6. #21
    Darkness Prevails Dark_Phoenix's Avatar
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    Quote Originally Posted by Mario F.
    Gosh I'm so confused...
    Don't feel bad, Mario. I thought I knew a few things about exception handling until I read this thread... Now I need to reevaluate that knowledge.....
    Using Code::Blocks and Windows XP

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  7. #22
    (?<!re)tired Mario F.'s Avatar
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    Well, I just had an epiphany.

    If I'm so sure of what I just said... why then I don't see that all over the STL?

    There's only one answer to that.
    The programmer’s wife tells him: “Run to the store and pick up a loaf of bread. If they have eggs, get a dozen.”
    The programmer comes home with 12 loaves of bread.


    Originally Posted by brewbuck:
    Reimplementing a large system in another language to get a 25% performance boost is nonsense. It would be cheaper to just get a computer which is 25% faster.

  8. #23
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    >> Another criterion for deciding if it is appropriate to throw an exception is criticality of the error.
    I'm not disagreeing, but the criticality of an error is still all part of whether an error can be handled at the point at which it happens. If nothing will break in the current code, then the error can be handled. Handling that error is part of the function or module's expected behavior and is hopefully documented.

    >> Lets consider the file open issue.
    In explaining that situation, you're looking at if from the wrong perspective. If the code to open the file is in another module, then the facts that the filename came from the user and that the program can happily move on are less relevant. From the perspective of that module the facts are:

    - Filename came from calling code elsewhere in the program.
    - Calling code may or may not be able to continue.
    - Module can definitely continue without error.

    My thought: don't throw an exception. That might be debatable, but the point is that you have to look at it from the perspective of the code you are writing. This is not a great example, and it is not what is meant by the file open example.

    Here are two file open scenarios that should be more clear:

    Scenario 1
    - Function gets filename as parameter from the caller.
    - Intent of function is to load additional non-essential initialization preferences for application.
    - Function uses fstream to attempt to open the file.
    - Loading no preferences is a valid result of calling the function.
    So, if the file fails to open, the fstream's is_open() function will return false, and the function can handle this by loading no preferences. The function can return false if it failed to load preferences if the designer chooses to do so. The situation is not exceptional.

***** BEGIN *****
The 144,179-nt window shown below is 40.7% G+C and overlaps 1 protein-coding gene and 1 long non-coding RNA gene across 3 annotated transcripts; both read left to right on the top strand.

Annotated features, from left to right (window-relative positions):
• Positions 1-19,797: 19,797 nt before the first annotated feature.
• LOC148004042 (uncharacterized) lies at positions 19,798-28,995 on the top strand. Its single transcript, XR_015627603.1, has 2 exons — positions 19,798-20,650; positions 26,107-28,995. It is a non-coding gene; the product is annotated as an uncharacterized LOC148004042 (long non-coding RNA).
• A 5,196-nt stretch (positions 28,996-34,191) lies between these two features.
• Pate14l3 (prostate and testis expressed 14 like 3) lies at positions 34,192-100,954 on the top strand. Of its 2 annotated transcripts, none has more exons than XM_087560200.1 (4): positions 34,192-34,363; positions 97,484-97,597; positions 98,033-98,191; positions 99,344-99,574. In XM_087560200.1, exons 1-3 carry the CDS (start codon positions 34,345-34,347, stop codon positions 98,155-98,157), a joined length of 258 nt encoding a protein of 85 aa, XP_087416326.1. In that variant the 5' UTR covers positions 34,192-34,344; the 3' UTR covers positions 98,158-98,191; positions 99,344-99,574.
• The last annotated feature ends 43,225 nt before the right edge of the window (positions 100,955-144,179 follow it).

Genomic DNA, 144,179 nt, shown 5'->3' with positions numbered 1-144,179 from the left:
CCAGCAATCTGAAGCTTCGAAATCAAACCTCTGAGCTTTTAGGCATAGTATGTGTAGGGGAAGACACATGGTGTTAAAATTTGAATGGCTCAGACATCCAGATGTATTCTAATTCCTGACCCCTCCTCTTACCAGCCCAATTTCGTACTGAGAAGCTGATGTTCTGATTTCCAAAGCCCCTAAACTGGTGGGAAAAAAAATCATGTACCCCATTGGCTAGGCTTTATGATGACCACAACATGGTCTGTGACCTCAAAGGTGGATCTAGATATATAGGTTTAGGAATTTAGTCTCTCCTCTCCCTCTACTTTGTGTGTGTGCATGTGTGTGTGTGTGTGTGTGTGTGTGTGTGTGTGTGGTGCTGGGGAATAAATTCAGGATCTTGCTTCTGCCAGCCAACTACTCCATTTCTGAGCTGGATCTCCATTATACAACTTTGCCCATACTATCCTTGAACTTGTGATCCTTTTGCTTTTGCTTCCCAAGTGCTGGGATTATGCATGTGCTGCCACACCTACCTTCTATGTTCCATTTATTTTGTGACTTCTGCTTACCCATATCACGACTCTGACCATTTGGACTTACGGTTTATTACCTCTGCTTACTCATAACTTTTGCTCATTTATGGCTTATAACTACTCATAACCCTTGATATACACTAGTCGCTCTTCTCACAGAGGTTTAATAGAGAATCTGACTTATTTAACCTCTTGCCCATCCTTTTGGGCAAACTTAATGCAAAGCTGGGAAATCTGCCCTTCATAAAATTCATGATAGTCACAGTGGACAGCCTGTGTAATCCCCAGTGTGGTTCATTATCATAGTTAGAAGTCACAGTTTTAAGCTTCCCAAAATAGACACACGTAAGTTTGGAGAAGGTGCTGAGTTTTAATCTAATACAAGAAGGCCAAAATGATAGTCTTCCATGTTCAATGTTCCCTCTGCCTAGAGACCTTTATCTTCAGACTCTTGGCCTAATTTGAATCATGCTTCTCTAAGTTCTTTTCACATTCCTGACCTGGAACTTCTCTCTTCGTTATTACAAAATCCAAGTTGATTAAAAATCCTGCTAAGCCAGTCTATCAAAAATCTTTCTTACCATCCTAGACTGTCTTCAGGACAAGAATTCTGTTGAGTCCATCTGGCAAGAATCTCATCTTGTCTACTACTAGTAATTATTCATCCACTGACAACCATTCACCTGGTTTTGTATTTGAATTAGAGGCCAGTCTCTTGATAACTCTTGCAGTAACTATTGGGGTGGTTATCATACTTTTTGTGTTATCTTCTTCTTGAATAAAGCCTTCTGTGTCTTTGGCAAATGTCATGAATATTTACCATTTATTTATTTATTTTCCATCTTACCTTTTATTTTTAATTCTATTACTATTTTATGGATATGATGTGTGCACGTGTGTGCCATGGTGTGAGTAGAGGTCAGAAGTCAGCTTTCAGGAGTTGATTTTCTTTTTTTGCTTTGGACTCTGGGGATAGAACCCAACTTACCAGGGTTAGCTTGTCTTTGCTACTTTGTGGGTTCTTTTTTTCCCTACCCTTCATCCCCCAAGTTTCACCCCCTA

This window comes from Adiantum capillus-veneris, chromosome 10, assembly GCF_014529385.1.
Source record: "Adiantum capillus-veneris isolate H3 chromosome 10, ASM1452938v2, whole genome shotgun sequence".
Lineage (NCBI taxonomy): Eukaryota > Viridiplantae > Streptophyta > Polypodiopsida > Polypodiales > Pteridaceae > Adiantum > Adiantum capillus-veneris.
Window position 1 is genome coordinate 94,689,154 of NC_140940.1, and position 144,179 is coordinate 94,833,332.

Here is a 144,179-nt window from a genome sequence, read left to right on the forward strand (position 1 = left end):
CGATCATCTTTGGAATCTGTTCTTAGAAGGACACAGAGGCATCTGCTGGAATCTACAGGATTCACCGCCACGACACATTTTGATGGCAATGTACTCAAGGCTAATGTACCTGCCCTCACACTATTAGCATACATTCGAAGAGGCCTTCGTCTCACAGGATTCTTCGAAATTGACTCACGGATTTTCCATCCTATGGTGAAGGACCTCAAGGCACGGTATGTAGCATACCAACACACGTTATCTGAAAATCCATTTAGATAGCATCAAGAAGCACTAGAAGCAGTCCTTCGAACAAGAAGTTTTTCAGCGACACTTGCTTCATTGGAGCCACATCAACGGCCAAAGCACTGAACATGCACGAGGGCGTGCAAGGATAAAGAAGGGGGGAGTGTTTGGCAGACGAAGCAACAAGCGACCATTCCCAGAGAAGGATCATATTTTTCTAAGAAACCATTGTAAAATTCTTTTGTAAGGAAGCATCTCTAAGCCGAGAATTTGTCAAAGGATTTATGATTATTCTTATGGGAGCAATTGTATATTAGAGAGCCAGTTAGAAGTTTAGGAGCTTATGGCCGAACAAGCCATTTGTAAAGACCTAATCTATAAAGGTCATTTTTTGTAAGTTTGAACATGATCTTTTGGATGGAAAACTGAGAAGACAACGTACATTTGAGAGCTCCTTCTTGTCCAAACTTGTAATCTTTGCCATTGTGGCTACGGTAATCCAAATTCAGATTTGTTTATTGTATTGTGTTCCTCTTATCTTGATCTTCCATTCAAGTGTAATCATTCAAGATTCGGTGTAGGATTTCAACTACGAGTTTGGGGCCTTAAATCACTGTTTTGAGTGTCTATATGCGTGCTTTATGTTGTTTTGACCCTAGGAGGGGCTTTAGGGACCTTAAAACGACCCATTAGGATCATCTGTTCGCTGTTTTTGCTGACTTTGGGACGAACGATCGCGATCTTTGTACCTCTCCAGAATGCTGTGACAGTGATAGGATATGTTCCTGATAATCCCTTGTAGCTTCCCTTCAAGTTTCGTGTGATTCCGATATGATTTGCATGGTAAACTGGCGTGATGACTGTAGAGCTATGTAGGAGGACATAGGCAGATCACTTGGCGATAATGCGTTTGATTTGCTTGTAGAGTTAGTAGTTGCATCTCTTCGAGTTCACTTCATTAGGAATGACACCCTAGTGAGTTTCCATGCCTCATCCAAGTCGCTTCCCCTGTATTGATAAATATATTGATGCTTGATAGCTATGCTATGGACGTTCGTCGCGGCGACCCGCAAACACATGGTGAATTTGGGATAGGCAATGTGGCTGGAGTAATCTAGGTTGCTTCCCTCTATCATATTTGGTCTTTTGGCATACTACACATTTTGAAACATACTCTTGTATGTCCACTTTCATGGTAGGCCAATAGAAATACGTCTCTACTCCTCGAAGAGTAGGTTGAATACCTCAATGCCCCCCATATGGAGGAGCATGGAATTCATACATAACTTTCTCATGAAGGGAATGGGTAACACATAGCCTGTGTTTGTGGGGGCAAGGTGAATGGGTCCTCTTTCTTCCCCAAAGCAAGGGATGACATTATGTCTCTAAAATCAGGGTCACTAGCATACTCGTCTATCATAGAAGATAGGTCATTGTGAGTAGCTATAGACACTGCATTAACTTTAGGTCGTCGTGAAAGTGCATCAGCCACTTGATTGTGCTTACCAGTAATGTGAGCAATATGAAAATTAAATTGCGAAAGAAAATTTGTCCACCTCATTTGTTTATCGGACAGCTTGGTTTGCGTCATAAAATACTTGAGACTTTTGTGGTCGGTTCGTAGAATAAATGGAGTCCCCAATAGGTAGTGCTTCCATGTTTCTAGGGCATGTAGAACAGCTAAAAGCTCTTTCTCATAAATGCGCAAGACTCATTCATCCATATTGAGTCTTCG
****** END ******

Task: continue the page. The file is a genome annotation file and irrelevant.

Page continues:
Scenario 2
    - Function gets filename as parameter from the caller.
    - Intent of the function is to read in necessary initialization data from a dat file.
    - Function uses fstream to open the file.
    - Application cannot run without data from the file.
    So, if the file fails to open, the fstream's is_open() function will return false, but the function cannot handle this error. It's job is to load required information from a dat file. If it cannot load that information, it cannot do its job and the app cannot continue. It should throw an exception.

    Real-world situations can get muddier, but you have to analyze each as it comes and apply the same principles. Is this situation one that can occur easily within the program. Can the error be handled. Can the function accomplish its job anyway, etc.

  9. #24
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    Quote Originally Posted by Daved
    >> Another criterion for deciding if it is appropriate to throw an exception is criticality of the error.
    I'm not disagreeing, but the criticality of an error is still all part of whether an error can be handled at the point at which it happens. If nothing will break in the current code, then the error can be handled. Handling that error is part of the function or module's expected behavior and is hopefully documented.
    Criticality refers to consequences of the error if not corrected, not to any ability to correct the error at the point where it is detected or "where it happens". If an error is detected by some function/module examining the relationship of some objects (or data, or ...), that is not the same as saying that the either the causes or means of rectifying the error are known to that function or module.

    If there are a set of preconditions (i.e. assumptions) for the current code to work correctly, and data provided to that code violates those preconditions, then the current code can detect the error but not necessarily correct it. If the consequences of not correcting that error are likely to be severe, then it is a critical error. If the causes of the error are outside control of the current function or module (eg if the error is caused by a hardware failure), then it may be a critical error that the current function/module cannot correct.

  10. #25
    (?<!re)tired Mario F.'s Avatar
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    I think I can see the light!

    That last post is a keeper, Daved. Thanks a bunch. I have a lot of ruminating to do. Started this thread thinking I had it all figured out. Thanks everyone for not having given up